Sr. Liane was effervescent, entertaining and educative. The little that I know of Montfort was considerably enhanced by an evidently enamored fan of his Marian virtues. It was obvious her French lineage helped in her study of him for I still find daunting the two great tomes of his “God Alone,” whose original was in their native tongue.
I could not help but notice how gentle and protective she was in handling, by turns, the small statues of her subjects, as she talked about them, like they were fragile babies and she their mother. Those were the only moments she was not running at the mouth with playful remarks.
Certainly, immensely appreciated was her revelation of the life of Blessed Marie Louise, whom I knew very scant about. A daughter of a court magistrate and a religious mother, her parents were not pleased with her decision to serve at Poitiers General Hospital, where Montfort was chaplain, when she was only seventeen, in the 1700s. Aware of his ill reputation among fellow clergy and laity alike, her mother reportedly told her, “You will become as mad as that priest.” Little did she know that in his humility, Montfort likened himself to a worm, far worse beneath her derogation.
Two years later, Montfort asked Marie Louise to come and live at the hospital. Given that there was no official position for a governor there, despite her family background and boarding-school education, her innate inclination to help the poor and the sick conduced her to volunteer to the hospital as an “inmate.” Marie Louise was a decisive devotee of Mary as she was devoted to Montfort; she left her family, consecrated herself to God and received a religious habit from Montfort. The habit was that of a peasant’s and so enraged her mother but the latter could no longer prevail upon her daughter.
In 1715, Marie Louise and Catherine Brunet, along with two others, received the approbation of Bishop de Champflour of La Rochelle to perform their religious profession under the direction of Montfort. At the ceremony, he told told them, “Call yourselves the ‘Daughters of Wisdom’ for the teaching of children and the care of the poor.” The legacy thrives to this day because of the drive and enthusiasm of the likes of Srs. Liane and Jean, two cheerful, energetic souls who keep their Wisdom House not only spic and span but suffused with hospitality and humor.
I agreed with Sr. Liane when she described unusual (my actual take was “ordained”) the day Marie Louise died at Saint-Laurent-sur-sèvre in Vendée on 28 April 1759, the same day and location where Montfort died 43 years earlier.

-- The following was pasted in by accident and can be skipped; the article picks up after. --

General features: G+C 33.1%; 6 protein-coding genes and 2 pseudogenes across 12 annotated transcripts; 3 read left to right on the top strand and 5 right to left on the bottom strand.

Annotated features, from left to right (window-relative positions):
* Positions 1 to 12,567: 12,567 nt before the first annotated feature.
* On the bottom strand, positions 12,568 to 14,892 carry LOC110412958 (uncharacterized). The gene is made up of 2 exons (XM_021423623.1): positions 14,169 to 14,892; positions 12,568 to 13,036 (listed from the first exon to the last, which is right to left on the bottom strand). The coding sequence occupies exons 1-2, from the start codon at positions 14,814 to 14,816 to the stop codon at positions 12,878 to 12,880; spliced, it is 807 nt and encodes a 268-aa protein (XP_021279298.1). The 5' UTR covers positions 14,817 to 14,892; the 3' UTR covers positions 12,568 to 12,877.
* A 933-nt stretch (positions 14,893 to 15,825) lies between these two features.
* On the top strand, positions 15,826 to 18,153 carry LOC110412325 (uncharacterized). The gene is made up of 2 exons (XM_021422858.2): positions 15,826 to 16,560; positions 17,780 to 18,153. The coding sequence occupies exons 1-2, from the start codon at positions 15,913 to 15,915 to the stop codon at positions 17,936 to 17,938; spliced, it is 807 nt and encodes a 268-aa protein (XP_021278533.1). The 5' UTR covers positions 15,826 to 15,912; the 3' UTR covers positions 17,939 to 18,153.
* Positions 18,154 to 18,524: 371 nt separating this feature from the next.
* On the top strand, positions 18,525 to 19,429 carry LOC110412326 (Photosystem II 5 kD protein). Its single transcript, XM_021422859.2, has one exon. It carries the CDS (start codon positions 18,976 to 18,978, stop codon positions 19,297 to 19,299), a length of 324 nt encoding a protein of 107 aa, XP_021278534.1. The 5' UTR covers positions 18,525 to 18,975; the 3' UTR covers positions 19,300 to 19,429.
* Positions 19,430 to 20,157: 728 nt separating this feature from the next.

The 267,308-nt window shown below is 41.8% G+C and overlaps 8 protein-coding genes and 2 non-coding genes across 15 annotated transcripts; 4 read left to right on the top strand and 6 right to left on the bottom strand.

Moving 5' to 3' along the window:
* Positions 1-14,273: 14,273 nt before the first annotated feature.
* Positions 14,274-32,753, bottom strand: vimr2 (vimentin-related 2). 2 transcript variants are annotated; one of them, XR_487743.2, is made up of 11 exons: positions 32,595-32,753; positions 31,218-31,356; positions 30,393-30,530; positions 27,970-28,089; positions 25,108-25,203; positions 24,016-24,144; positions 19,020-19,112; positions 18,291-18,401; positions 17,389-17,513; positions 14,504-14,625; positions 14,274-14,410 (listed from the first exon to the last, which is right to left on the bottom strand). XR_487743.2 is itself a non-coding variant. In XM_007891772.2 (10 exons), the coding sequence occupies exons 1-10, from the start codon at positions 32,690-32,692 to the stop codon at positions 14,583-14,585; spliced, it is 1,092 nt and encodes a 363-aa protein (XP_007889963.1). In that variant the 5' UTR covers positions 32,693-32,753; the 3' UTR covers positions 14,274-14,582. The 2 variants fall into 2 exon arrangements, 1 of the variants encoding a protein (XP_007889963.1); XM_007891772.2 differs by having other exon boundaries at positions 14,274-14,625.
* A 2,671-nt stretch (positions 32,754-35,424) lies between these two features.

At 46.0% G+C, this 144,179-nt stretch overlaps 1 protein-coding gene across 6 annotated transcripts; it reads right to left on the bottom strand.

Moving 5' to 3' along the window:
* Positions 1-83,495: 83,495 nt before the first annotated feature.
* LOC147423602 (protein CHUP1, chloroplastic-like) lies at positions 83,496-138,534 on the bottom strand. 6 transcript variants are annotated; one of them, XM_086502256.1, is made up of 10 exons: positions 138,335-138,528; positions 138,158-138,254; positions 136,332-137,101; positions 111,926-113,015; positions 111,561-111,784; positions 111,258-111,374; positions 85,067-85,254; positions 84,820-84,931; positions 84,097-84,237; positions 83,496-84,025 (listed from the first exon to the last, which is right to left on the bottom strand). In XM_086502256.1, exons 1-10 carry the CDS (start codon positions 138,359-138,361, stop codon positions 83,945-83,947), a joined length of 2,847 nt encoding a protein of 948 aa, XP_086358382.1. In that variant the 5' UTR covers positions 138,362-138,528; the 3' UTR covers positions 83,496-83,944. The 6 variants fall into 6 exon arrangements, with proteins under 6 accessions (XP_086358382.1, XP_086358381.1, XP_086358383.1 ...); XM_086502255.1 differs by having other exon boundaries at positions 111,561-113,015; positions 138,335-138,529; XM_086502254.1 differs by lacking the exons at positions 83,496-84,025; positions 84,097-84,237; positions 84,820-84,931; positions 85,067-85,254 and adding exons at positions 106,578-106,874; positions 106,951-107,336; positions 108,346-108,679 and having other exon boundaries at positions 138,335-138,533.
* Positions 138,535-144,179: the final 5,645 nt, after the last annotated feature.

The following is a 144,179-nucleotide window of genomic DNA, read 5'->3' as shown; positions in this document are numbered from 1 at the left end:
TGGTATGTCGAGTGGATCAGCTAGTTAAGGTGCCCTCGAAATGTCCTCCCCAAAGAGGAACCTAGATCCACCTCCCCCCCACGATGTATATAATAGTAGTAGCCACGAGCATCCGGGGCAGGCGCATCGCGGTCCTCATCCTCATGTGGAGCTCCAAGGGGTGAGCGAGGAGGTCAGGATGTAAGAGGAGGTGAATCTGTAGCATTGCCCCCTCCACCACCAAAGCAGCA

She was of a sudden earnest and entreating when she asked us to pray for more vocations because their number is dwindling. We were visibly nodding while our collective hearts Amened.
Back to earth, it was a hushed moment when the relics were passed from journeyer to journeyer, group by group, left to right and vice-versa. You could’ve heard it if someone dropped the proverbial pin. It was so still I could hear my eyes water.
From fond farewells, the group drove to the Montfort Center of Spirituality in Madriñan. “Mary DId You Know” was the song which Fr. Benjie Notarte enjoined us to pray alongside the video clip as the start of the 16th session (and the first one on the third stage) of TTJ. I had the premonition that I’d like what will take place as much as I love the song (Clay Aiken’s version was good; we would’ve been unduly disturbed if we saw Pentatonix’s a capella cover). Then he reassured the regret I felt having missed last Friday’s “My Higher Purpose” by summarizing both regret and reassurance: We understand and affirm our learning who we are through choosing between transcendental and self-gratifying desires.
In the call segment of the session “Mary and the Incarnation,” Fr. Benjie asked us to reflect on the Triune Council’s decision to involve Mary in the “rehabilitation” of God’s image in man and woman and then share it with the others. As in, what image, metaphor or symbol can we paint. Hot to catch up, I offered to go first. My vision was that of a woman, Eve, who caused the fall of man. She had to be redeemed by another woman and Mary was the only one worthy. I said I’d depict the decision through before-and-after pictures: one that has Eve with the apple and Mary with th e cross; and the other with Adam and the snake and Christ with His mother. I’d entitle them “The Crime and the Cure.”
UtoLiza likened her view to a rainbow which, after the rain and storms of life, always appears like a bridge to the other side. Sis Gelly spoke for Ate Amy and Ate Car. The former’s insight was a perfect, equilateral triangle of the Father, Son and Holy Spirit with Mary, Their child, mother and spouse, respectively, right smack at the core. The latter’s intuition was the Trinity talking among Themselves and asking “Are We talking about the same person?”
Fr. Benjie summarized that Mary is in heaven, her ourstretched hands pouring out a magnificent perfume that cleanses the world. How very like her Son, I thought. And His Gospel of inclusion.
Sis Angel asked what about those who did not believe in Mary. I was heartened to hear Fr. Benjie’s answer: It didn’t matter; a child of Mary is a child of God.
Kuya Noel aptly capped the discussion with a borrowed youtube message of Venerable Fulton Sheen on Mary which went like this: If you were God planning on being born as human to save the world from sin, would you not choose to have a perfect mother? Looking up the Bishop further, I came across his preamble: The perfection of all motherhood is Mary, the Mother of Jesus, because she is the only mother in all the world who was “made to order” by her Divine Son.